In unanimous vote, Council rejects police contract, sends back to negotiations
Thursday, December 14, 2017 by Audrey McGlinchy, KUT
City Council members voted unanimously to send a five-year contract between the city and the local police union back to the negotiating table late Wednesday. The contract, which dictates pay, discipline and oversight of Austin Police Department officers, is negotiated once every several years. The city and the Austin Police Association began negotiations back in May.
A city spokesperson said Council has never rejected a proposed police contract in the two decades it’s had one.
The decision came after more than 150 civil rights activists, police officers and residents testified for and against the proposed contract for more than seven hours. In their vote, Council members weighed the fact that Austin police officers are the highest paid in the state with the additional transparency and accountability speakers demanded throughout the evening.
“We’ve talked a lot about the numbers tonight,” said Council Member Alison Alter. “At the end of the night, we have to understand that if our police department is going to be the highest paid, then we must also expect the highest level of transparency and accountability.”
Supporters for the proposed contract wore blue T-shirts that read “Keep Austin Safe.” Others taped a large piece of paper asking Council to reject the contract to the large windows at the back of Council chambers. People grabbed markers and signed it throughout the night.
Reggie James, director of the Lone Star Chapter of the Sierra Club, was among a majority of people who asked for increased transparency in the new contract. James said he was a family friend of Morgan Rankins, who was shot earlier this year by APD officers.
“We can’t let the police police themselves,” said James. “They’ve got a full-time job keeping me safe, and I respect them for that and I support them for that. But they have a culture. And they have a culture of protecting themselves.”
Activists called for additional oversight measures in the contract, including giving independent bodies, like the Office of the Police Monitor, the power to investigate officers. Currently, that power is only granted to APD Internal Affairs. The cities of San Francisco and Chicago have independent bodies that have investigatory power.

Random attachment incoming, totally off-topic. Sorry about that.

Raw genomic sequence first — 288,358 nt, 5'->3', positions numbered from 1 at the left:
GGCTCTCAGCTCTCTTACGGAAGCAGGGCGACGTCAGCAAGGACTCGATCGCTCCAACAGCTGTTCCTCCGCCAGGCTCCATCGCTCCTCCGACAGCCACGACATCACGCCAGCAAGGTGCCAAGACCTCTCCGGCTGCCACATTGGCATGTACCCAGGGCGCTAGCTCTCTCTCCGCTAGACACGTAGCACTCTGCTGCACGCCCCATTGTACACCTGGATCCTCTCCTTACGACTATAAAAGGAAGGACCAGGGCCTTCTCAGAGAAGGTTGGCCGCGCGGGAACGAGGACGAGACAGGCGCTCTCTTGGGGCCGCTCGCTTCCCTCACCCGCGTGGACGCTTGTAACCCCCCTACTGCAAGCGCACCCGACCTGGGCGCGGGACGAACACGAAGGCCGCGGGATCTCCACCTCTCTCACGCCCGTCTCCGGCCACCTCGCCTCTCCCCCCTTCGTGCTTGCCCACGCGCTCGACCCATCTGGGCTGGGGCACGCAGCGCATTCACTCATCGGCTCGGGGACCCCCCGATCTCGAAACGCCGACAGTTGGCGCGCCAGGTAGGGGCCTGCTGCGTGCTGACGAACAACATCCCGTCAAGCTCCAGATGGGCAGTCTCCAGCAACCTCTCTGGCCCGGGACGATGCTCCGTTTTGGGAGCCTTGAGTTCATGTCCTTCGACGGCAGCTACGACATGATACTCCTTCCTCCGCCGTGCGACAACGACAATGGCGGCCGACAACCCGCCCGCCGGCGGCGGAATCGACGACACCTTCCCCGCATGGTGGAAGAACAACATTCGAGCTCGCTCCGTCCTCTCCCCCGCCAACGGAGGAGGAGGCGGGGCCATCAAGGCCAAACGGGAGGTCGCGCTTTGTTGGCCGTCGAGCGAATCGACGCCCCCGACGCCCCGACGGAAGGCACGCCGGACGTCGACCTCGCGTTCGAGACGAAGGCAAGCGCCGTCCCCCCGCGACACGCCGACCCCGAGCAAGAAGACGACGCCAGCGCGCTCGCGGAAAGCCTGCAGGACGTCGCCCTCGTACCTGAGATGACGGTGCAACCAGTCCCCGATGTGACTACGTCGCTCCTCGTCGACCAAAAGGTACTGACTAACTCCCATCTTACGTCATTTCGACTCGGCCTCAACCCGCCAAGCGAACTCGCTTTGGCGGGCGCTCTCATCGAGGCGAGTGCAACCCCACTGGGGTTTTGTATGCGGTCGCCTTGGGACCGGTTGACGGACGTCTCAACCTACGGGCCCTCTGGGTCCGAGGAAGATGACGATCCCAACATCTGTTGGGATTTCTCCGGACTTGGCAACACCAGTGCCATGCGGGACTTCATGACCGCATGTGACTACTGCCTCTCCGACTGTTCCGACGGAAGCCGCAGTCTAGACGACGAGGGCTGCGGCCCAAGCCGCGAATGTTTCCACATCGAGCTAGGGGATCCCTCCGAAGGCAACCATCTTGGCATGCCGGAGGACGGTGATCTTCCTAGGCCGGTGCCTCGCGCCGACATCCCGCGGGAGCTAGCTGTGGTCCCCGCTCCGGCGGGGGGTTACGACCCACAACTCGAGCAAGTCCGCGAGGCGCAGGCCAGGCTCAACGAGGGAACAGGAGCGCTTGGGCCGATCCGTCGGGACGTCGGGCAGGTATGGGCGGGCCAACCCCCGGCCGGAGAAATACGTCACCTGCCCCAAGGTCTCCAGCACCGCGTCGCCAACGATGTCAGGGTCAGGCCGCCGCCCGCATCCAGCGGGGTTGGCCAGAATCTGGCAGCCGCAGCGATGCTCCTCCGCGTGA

Representatives for APD cited several changes that they felt satisfied the demand for more accountability. One change in the contract rejected by Council allowed citizens to file complaints against police online and anonymously – where before someone had to make a complaint in person and sign an affidavit.
Roughly a dozen current officers testified in support of the contract – many saying to reject it meant risking a return to policing without a contract between the city and the union. If a city goes without a contract, its police force functions under a civil service agreement as set out by state law.
“If you vote no on the contract today, which you may very well do, then we’re going to be taking steps back in time,” said Gena Curtis, who is a lieutenant with the Austin Police Department. “Does everyone in this room realize that without a contract we lose most everything that we have before us? We go back to zero.”
The proposed contract would have created a 9.5 percent increase in pay for officers over the next five years. According to Larry Watts, the city’s labor relations officer, this increase would have actually brought the department closer in line with pay at departments across the state – from 13.6 percent above the next-highest base pay rate to 10.7 percent above.
Council members asked that a new contract come back for a vote before March 22. The current contract expires at the end of December, but there is still the option to renew it.
This story was produced as part of the Austin Monitor’s reporting partnership with KUT. Photo by Gabriel Cristóver Pérez/KUT News.
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